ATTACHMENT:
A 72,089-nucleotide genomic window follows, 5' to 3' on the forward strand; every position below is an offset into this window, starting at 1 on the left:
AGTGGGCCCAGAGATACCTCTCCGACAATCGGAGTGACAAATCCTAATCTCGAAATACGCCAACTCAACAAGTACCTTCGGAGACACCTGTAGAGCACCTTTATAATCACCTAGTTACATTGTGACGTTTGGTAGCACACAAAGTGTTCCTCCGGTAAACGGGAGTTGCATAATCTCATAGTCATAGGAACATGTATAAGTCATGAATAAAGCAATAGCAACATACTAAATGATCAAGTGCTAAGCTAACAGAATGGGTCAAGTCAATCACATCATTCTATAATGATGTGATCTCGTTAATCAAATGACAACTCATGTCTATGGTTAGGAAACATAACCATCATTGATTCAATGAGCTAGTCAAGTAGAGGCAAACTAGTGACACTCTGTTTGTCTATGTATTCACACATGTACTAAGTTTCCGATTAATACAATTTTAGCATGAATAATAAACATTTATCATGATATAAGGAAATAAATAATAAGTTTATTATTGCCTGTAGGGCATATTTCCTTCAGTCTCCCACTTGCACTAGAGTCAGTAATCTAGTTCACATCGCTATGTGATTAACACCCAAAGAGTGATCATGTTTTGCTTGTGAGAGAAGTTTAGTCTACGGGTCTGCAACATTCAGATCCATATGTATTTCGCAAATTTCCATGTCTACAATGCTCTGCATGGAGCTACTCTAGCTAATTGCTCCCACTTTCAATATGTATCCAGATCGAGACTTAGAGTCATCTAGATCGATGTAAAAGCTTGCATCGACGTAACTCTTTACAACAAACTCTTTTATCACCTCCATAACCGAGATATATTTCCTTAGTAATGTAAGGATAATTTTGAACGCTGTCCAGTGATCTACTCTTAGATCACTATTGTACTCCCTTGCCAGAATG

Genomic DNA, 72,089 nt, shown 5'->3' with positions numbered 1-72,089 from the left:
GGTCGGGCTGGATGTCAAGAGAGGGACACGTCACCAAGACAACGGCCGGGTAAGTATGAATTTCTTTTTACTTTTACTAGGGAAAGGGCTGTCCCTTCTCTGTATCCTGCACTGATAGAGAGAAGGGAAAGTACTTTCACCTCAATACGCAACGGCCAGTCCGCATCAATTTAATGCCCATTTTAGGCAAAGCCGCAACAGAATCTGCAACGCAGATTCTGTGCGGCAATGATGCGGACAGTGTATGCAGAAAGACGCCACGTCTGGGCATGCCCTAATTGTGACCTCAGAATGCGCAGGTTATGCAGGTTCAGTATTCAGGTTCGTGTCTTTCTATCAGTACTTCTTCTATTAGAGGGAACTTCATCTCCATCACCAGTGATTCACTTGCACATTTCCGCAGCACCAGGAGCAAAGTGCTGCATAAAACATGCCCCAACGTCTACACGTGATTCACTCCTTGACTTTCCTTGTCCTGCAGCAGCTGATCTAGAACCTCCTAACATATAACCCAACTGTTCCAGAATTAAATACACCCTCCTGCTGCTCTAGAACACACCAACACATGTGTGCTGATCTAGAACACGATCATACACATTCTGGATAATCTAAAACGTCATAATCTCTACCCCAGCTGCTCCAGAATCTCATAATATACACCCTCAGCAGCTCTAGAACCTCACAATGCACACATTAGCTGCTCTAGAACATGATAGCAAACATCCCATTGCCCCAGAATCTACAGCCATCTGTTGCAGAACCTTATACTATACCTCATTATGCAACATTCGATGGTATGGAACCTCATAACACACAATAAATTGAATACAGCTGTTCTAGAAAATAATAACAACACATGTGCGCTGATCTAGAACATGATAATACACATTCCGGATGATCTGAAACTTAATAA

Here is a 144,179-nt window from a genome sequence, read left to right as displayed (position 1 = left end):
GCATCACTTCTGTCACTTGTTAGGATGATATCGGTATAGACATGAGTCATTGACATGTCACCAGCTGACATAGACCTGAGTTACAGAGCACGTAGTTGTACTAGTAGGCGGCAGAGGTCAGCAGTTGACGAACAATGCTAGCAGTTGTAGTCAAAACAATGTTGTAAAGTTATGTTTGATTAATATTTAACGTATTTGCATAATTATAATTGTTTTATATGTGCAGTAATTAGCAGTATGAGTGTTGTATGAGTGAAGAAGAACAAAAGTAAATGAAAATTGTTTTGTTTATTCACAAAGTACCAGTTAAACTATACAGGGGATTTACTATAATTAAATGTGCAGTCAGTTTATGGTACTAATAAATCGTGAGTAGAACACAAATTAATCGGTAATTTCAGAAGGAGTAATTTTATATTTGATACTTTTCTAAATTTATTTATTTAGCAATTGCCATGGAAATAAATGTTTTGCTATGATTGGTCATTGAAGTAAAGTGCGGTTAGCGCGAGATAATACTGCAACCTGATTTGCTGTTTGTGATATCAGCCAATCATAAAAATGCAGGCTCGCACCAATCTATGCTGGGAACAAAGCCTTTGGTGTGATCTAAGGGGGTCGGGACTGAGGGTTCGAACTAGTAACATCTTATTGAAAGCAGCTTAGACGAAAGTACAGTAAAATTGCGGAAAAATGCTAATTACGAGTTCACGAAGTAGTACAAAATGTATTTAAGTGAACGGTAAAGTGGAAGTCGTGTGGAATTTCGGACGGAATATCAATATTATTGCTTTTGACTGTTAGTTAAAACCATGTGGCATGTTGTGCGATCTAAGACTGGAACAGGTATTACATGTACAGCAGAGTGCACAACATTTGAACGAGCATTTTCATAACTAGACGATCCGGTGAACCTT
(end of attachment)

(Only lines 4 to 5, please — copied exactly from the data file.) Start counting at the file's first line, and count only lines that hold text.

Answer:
GGTCGGGCTGGATGTCAAGAGAGGGACACGTCACCAAGACAACGGCCGGGTAAGTATGAATTTCTTTTTACTTTTACTAGGGAAAGGGCTGTCCCTTCTCTGTATCCTGCACTGATAGAGAGAAGGGAAAGTACTTTCACCTCAATACGCAACGGCCAGTCCGCATCAATTTAATGCCCATTTTAGGCAAAGCCGCAACAGAATCTGCAACGCAGATTCTGTGCGGCAATGATGCGGACAGTGTATGCAGAAAGACGCCACGTCTGGGCATGCCCTAATTGTGACCTCAGAATGCGCAGGTTATGCAGGTTCAGTATTCAGGTTCGTGTCTTTCTATCAGTACTTCTTCTATTAGAGGGAACTTCATCTCCATCACCAGTGATTCACTTGCACATTTCCGCAGCACCAGGAGCAAAGTGCTGCATAAAACATGCCCCAACGTCTACACGTGATTCACTCCTTGACTTTCCTTGTCCTGCAGCAGCTGATCTAGAACCTCCTAACATATAACCCAACTGTTCCAGAATTAAATACACCCTCCTGCTGCTCTAGAACACACCAACACATGTGTGCTGATCTAGAACACGATCATACACATTCTGGATAATCTAAAACGTCATAATCTCTACCCCAGCTGCTCCAGAATCTCATAATATACACCCTCAGCAGCTCTAGAACCTCACAATGCACACATTAGCTGCTCTAGAACATGATAGCAAACATCCCATTGCCCCAGAATCTACAGCCATCTGTTGCAGAACCTTATACTATACCTCATTATGCAACATTCGATGGTATGGAACCTCATAACACACAATAAATTGAATACAGCTGTTCTAGAAAATAATAACAACACATGTGCGCTGATCTAGAACATGATAATACACATTCCGGATGATCTGAAACTTAATAA

Here is a 144,179-nt window from a genome sequence, read left to right as displayed (position 1 = left end):